[seqfan] Re: MathJax (Charles Greathouse)

Brendan McKay Brendan.McKay at anu.edu.au
Wed Jun 25 05:17:41 CEST 2014

I'm a great fan of MathJax and highly recommend that OEIS considers it.
Here are some random remarks prompted by the questions and comments.

1. One of the strengths of MathJax is that it renders the mathematics in
type of the same size as the surrounding text.  If you see oversized or
undersized mathematics on web pages, you can be pretty sure it isn't
MathJax.  To see it in action, try these pages:
The first time you visit a MathJax page it might take a few seconds extra,
but after that the scripts will be in your browser cache and you won't
notice any delay.

2. Installing MathJax is trivial: the web master adds about 8 lines to 
the invisible
header that is included already with each web page.  It will take 15 
Nothing needs to be done separately for each page and readers don't need to
do anything at all.

3. Once those magic 8 lines are there, their effect on the appearance of 
pages will be none at all.  Everything will look exactly the same as it 
did until someone deliberately marks a formula as mathematics by putting
a dollar sign on each side of it (or two dollar signs on each side to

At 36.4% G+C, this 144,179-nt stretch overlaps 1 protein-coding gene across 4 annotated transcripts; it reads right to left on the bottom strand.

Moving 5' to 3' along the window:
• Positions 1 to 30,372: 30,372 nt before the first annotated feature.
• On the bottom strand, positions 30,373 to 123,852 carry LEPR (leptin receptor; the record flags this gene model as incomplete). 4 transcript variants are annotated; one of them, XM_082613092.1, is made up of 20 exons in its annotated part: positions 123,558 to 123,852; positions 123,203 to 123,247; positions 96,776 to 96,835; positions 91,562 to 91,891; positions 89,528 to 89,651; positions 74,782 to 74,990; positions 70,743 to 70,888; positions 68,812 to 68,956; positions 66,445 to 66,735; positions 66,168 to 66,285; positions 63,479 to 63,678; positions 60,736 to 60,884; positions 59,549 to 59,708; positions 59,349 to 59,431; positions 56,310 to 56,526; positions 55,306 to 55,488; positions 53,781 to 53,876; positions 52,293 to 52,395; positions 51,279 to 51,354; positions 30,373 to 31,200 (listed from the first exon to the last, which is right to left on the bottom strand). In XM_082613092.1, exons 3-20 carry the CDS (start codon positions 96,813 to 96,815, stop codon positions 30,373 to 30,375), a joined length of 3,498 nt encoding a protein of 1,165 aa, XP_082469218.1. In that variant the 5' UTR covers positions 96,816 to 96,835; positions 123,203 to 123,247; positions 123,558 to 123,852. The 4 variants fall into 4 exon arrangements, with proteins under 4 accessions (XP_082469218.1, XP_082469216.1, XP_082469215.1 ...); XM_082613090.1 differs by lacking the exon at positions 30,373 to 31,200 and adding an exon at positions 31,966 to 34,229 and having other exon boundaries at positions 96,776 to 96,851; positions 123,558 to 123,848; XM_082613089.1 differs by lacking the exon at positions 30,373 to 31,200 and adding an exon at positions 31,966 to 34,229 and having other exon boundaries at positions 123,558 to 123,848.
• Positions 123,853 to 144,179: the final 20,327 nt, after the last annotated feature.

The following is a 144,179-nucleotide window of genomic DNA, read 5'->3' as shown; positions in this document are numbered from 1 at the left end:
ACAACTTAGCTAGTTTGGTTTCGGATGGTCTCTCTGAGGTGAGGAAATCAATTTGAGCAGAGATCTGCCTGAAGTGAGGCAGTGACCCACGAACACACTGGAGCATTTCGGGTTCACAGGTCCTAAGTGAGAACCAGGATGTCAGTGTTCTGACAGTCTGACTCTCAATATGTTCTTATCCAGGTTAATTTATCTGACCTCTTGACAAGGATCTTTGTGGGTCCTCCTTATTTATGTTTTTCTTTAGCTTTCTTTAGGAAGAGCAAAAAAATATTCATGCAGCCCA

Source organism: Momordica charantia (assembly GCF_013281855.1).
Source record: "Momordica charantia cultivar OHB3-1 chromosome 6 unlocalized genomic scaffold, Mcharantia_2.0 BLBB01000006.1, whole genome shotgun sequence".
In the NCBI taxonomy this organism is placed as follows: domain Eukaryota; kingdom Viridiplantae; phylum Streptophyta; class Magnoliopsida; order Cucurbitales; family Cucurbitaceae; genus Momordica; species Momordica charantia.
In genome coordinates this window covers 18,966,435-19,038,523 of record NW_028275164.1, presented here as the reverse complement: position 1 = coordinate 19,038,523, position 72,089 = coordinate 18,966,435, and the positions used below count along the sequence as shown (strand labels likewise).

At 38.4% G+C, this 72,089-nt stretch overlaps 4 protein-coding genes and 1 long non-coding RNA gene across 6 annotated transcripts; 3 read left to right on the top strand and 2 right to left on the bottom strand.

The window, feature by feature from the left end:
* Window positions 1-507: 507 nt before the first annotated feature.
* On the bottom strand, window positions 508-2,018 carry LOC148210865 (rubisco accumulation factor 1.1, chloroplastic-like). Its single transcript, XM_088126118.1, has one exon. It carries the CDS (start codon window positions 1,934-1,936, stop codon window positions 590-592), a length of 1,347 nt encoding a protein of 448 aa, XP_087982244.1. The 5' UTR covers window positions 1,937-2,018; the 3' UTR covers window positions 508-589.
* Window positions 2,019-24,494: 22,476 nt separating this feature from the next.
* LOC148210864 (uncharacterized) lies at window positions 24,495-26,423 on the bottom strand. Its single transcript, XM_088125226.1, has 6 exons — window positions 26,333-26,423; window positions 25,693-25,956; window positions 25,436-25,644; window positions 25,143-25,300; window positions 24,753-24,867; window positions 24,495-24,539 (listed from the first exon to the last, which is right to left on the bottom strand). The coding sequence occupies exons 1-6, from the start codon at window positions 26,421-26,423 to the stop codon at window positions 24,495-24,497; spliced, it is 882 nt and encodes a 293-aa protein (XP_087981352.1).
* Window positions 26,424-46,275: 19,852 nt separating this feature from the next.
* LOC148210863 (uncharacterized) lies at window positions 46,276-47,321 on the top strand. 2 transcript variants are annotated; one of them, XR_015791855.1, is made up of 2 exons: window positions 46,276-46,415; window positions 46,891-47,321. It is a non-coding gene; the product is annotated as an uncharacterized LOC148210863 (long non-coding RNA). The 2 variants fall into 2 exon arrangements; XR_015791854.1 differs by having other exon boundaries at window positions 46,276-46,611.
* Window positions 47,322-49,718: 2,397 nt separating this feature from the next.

an equation on a line by itself).  MathJax does not interpret TeX commands
that are not in mathematical formulas (so the overall layout of the page
is not touched).

4. Searching for formulas is a big problem for mathematics on the web,
but since the format of plain-text formulas is not consistent either, using
MathJax would only change the situation from "can't do it" to "can't do 
Simple things won't be different ("$x+y/2$" versus "x+y/2") and complex
things like "$f(x) = \frac{\sin(x)}{x+1}$" versus "f(x)=sin(x)/(x+1)" can't
be searched for now with any useful success rate anyway; the first one
will look much better though.

5. There are a small number of things that don't work, but generally
speaking it is pretty robust and any formula in normal TeX syntax will be
displayed correctly.

Cheers, Brendan.

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